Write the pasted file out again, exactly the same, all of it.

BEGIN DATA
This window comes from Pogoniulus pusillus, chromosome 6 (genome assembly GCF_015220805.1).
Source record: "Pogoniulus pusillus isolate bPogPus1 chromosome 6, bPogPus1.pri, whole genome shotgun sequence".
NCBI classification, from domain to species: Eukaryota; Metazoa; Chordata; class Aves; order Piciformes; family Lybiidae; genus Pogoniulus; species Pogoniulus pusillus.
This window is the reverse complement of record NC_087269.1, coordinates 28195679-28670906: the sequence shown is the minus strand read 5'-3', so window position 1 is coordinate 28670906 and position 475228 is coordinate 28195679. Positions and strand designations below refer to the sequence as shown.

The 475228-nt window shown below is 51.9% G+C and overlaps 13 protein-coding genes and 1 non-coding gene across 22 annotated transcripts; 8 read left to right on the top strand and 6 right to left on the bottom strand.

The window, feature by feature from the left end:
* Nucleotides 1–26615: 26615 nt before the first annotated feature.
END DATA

This window comes from Pogoniulus pusillus, chromosome 6 (genome assembly GCF_015220805.1).
Source record: "Pogoniulus pusillus isolate bPogPus1 chromosome 6, bPogPus1.pri, whole genome shotgun sequence".
NCBI classification, from domain to species: Eukaryota; Metazoa; Chordata; class Aves; order Piciformes; family Lybiidae; genus Pogoniulus; species Pogoniulus pusillus.
This window is the reverse complement of record NC_087269.1, coordinates 28195679-28670906: the sequence shown is the minus strand read 5'-3', so window position 1 is coordinate 28670906 and position 475228 is coordinate 28195679. Positions and strand designations below refer to the sequence as shown.

The 475228-nt window shown below is 51.9% G+C and overlaps 13 protein-coding genes and 1 non-coding gene across 22 annotated transcripts; 8 read left to right on the top strand and 6 right to left on the bottom strand.

The window, feature by feature from the left end:
* Nucleotides 1–26615: 26615 nt before the first annotated feature.